The White House is demanding Congress immediately hand over $1.9 billion to fight the Zika virus ravaging Brazil, or risk a full-blown crisis in the U.S., but Republicans are balking.
Since the outbreak of Zika last year in Brazil, thousands of babies have been born with neurological defects linked to the mosquito-borne malady, and hundreds of U.S. residents have contracted the virus. Democrats in Congress and the White House say they’re convinced the virus could wreak havoc in the U.S. if the nearly two billion dollars isn’t appropriated right now to keep the virus from spreading.
“This is an emergency,” White House spokesman Josh Earnest told The New York Times.
“We have all seen the pictures of these babies with these small heads caused by a mosquito bite,” Senate Minority Leader [crscore]Harry Reid[/crscore] said in a recent floor speech. “Sadly, the worst is on its way.”
Republican lawmakers are reluctant to comply with the request, saying they want more specifics from the administration on how and when the money will be spent. (RELATED: Abortionists Capitalize On Devastation Wrought By Zika Virus)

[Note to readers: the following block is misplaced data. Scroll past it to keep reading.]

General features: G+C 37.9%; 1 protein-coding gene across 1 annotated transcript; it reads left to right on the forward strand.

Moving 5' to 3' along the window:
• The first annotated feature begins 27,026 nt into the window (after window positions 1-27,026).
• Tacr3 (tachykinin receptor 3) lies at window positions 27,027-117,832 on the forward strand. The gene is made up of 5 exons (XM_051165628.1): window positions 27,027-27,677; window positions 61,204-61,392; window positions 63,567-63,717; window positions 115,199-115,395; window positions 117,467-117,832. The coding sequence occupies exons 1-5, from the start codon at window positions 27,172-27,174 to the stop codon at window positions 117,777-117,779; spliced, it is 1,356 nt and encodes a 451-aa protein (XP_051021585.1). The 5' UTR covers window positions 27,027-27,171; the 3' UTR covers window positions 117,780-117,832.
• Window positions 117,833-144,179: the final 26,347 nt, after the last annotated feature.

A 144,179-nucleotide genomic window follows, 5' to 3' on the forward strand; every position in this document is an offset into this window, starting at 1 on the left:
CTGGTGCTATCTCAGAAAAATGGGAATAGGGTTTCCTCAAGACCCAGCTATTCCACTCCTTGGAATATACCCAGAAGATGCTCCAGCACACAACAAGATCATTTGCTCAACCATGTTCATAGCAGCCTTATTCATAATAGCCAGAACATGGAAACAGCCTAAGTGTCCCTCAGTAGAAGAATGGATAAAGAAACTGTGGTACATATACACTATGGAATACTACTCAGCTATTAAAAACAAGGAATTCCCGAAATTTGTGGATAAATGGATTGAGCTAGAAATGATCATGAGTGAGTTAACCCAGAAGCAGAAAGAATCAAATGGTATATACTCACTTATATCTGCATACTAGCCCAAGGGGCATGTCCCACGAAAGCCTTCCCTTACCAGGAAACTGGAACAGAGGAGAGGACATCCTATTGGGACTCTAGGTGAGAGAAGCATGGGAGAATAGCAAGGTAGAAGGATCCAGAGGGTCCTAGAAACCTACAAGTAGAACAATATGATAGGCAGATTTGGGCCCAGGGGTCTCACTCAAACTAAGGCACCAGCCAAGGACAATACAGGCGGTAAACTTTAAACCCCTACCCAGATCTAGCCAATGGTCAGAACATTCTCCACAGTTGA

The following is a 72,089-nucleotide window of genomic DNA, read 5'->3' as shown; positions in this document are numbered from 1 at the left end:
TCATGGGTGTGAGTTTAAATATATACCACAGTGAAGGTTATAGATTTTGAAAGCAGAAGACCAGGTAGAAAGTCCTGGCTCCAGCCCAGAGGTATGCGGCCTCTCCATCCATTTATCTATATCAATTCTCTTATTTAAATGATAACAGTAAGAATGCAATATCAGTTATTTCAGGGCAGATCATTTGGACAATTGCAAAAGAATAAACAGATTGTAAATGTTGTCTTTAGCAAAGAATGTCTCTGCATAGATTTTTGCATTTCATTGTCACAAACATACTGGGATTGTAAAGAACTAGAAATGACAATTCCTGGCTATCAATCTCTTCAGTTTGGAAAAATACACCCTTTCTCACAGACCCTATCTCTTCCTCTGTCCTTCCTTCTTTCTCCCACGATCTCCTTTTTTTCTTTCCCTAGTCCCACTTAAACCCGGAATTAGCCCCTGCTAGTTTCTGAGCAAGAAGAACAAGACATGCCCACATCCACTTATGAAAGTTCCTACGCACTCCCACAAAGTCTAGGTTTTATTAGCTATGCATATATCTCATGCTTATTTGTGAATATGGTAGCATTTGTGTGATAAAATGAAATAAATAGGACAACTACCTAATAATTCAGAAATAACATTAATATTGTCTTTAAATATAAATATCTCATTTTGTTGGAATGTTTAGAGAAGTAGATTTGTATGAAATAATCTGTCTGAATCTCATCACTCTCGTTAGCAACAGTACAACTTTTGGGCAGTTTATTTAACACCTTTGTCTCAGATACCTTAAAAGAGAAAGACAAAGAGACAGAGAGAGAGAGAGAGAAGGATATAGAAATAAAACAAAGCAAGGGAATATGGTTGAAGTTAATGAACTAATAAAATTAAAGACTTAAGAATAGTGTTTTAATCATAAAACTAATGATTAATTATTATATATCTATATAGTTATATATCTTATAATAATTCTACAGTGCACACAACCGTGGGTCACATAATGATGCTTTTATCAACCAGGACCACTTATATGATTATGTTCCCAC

“We have a number of questions that the appropriators have asked for, like what would the money be spent on this year, what is the money you need for next year, where are we on the vaccine?” House Majority Leader [crscore]Kevin McCarthy[/crscore] told reporters Tuesday, according to TheNYT. “None of these have been answered.”
The White House submitted an outline of the proposal when the funds were requested about two months ago, and says senior administration officials have briefed congress and answered questions about Zika in dozens of hearings. At the request of Congress, the White House has already diverted more than $500 million of unspent money appropriated to fight Ebola into the fight against Zika.
The proposal would direct the bulk of the funds to the Department of Health and Human Services, and a much smaller portion to the U.S. Agency for International Development and the Department of State, to fund increased research on the virus, development of a vaccine and an effort to control mosquito populations.
“I guess what I would say to members of Congress who say that they have questions about the administration’s Zika strategy, ‘That ignorance is not an excuse,'” Earnest told TheNYT.
The Senate is getting closer to cutting a deal for closer to $1 billion in newly appropriated funds.
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